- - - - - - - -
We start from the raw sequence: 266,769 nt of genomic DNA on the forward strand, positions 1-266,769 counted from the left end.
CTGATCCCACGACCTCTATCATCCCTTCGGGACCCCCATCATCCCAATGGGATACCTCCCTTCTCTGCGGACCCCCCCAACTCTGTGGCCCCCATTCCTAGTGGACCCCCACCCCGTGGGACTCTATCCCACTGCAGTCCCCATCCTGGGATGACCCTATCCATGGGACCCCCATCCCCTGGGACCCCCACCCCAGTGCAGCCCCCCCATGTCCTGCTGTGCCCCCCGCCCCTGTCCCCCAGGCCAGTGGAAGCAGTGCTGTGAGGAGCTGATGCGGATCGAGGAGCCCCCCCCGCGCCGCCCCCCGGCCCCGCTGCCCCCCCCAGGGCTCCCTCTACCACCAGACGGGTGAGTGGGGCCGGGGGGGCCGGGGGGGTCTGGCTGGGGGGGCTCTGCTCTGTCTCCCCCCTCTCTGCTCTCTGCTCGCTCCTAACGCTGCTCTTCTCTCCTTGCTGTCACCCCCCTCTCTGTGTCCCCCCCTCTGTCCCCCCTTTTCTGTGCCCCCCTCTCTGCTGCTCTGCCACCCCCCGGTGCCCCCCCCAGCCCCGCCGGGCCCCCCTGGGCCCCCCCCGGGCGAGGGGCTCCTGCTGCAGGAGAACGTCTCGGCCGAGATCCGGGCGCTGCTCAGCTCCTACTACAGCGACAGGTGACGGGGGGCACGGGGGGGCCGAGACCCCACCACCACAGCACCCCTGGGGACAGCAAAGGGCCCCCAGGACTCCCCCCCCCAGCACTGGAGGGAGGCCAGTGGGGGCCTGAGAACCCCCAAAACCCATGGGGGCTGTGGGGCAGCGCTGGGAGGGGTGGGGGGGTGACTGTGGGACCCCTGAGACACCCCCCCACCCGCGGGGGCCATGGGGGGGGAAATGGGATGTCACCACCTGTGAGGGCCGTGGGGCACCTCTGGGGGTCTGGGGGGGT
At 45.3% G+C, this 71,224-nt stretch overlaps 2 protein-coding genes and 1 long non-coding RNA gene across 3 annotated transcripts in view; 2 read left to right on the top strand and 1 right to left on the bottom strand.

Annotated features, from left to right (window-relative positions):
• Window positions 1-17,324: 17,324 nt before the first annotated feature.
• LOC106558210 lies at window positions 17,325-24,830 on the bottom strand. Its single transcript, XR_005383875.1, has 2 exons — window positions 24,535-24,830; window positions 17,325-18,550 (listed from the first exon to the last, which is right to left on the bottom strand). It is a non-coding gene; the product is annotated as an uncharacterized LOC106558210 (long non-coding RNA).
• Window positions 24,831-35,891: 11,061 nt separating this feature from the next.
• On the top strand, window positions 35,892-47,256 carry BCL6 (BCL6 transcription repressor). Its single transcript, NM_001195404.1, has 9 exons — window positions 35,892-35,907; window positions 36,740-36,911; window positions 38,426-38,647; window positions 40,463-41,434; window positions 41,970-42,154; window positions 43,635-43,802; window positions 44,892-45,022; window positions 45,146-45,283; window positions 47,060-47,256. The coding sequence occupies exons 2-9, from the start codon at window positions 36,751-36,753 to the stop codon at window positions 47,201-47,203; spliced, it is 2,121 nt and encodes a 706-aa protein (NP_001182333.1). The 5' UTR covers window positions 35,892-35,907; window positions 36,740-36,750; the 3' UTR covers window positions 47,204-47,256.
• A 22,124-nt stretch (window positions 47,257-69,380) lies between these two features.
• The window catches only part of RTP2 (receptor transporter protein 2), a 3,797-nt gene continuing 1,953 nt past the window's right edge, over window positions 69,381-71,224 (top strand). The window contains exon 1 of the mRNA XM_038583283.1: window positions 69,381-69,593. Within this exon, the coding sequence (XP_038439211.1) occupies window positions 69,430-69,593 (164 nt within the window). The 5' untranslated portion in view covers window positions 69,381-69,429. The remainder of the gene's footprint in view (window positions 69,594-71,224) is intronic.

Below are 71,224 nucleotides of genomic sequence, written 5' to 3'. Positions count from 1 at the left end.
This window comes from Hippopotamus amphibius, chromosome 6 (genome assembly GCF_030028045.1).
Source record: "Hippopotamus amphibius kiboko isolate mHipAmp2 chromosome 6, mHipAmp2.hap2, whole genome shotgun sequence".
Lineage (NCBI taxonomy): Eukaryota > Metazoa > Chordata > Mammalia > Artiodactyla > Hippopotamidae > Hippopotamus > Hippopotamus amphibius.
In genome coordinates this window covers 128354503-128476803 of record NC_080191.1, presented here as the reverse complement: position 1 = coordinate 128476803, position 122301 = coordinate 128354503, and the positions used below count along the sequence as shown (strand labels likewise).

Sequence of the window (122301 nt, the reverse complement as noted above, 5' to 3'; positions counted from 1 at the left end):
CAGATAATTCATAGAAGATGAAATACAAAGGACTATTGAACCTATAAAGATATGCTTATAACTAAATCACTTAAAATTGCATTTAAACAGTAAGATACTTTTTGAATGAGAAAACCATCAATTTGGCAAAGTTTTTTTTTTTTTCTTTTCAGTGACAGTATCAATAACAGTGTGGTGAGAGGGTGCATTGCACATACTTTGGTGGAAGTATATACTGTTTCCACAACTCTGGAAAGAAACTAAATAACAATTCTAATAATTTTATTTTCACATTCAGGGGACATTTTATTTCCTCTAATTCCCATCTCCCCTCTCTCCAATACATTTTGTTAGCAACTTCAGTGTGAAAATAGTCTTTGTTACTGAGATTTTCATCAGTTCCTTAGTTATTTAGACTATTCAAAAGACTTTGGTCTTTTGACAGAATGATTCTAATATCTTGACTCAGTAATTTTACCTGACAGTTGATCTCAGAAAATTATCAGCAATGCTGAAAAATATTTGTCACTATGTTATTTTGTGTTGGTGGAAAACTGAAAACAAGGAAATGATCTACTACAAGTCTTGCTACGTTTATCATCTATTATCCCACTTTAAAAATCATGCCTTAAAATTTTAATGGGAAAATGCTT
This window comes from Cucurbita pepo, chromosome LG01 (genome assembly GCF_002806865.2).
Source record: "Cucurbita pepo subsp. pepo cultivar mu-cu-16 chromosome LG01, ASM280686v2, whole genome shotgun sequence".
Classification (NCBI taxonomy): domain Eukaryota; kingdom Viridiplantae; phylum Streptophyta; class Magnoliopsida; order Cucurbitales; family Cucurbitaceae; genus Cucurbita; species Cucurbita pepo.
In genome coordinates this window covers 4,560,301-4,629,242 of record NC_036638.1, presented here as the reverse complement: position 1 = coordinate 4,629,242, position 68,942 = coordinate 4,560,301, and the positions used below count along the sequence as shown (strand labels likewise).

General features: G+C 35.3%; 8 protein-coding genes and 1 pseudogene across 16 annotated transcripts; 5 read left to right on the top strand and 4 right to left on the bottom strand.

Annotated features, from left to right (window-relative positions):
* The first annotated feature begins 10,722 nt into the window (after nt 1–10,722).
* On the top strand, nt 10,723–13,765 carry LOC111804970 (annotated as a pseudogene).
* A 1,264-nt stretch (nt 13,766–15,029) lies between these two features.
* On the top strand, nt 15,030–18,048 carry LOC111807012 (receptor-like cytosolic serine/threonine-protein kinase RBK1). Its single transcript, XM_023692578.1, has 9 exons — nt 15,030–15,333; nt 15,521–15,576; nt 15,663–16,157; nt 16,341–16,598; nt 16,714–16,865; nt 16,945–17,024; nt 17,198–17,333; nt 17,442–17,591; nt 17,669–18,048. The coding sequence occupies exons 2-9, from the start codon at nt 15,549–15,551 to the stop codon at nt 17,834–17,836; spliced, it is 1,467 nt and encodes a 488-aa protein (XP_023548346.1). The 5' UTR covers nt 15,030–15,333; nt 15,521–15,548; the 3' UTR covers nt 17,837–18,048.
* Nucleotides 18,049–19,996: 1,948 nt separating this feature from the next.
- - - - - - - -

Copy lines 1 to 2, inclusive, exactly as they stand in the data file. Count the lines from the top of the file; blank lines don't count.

We start from the raw sequence: 266,769 nt of genomic DNA on the forward strand, positions 1-266,769 counted from the left end.
CTGATCCCACGACCTCTATCATCCCTTCGGGACCCCCATCATCCCAATGGGATACCTCCCTTCTCTGCGGACCCCCCCAACTCTGTGGCCCCCATTCCTAGTGGACCCCCACCCCGTGGGACTCTATCCCACTGCAGTCCCCATCCTGGGATGACCCTATCCATGGGACCCCCATCCCCTGGGACCCCCACCCCAGTGCAGCCCCCCCATGTCCTGCTGTGCCCCCCGCCCCTGTCCCCCAGGCCAGTGGAAGCAGTGCTGTGAGGAGCTGATGCGGATCGAGGAGCCCCCCCCGCGCCGCCCCCCGGCCCCGCTGCCCCCCCCAGGGCTCCCTCTACCACCAGACGGGTGAGTGGGGCCGGGGGGGCCGGGGGGGTCTGGCTGGGGGGGCTCTGCTCTGTCTCCCCCCTCTCTGCTCTCTGCTCGCTCCTAACGCTGCTCTTCTCTCCTTGCTGTCACCCCCCTCTCTGTGTCCCCCCCTCTGTCCCCCCTTTTCTGTGCCCCCCTCTCTGCTGCTCTGCCACCCCCCGGTGCCCCCCCCAGCCCCGCCGGGCCCCCCTGGGCCCCCCCCGGGCGAGGGGCTCCTGCTGCAGGAGAACGTCTCGGCCGAGATCCGGGCGCTGCTCAGCTCCTACTACAGCGACAGGTGACGGGGGGCACGGGGGGGCCGAGACCCCACCACCACAGCACCCCTGGGGACAGCAAAGGGCCCCCAGGACTCCCCCCCCCAGCACTGGAGGGAGGCCAGTGGGGGCCTGAGAACCCCCAAAACCCATGGGGGCTGTGGGGCAGCGCTGGGAGGGGTGGGGGGGTGACTGTGGGACCCCTGAGACACCCCCCCACCCGCGGGGGCCATGGGGGGGGAAATGGGATGTCACCACCTGTGAGGGCCGTGGGGCACCTCTGGGGGTCTGGGGGGGT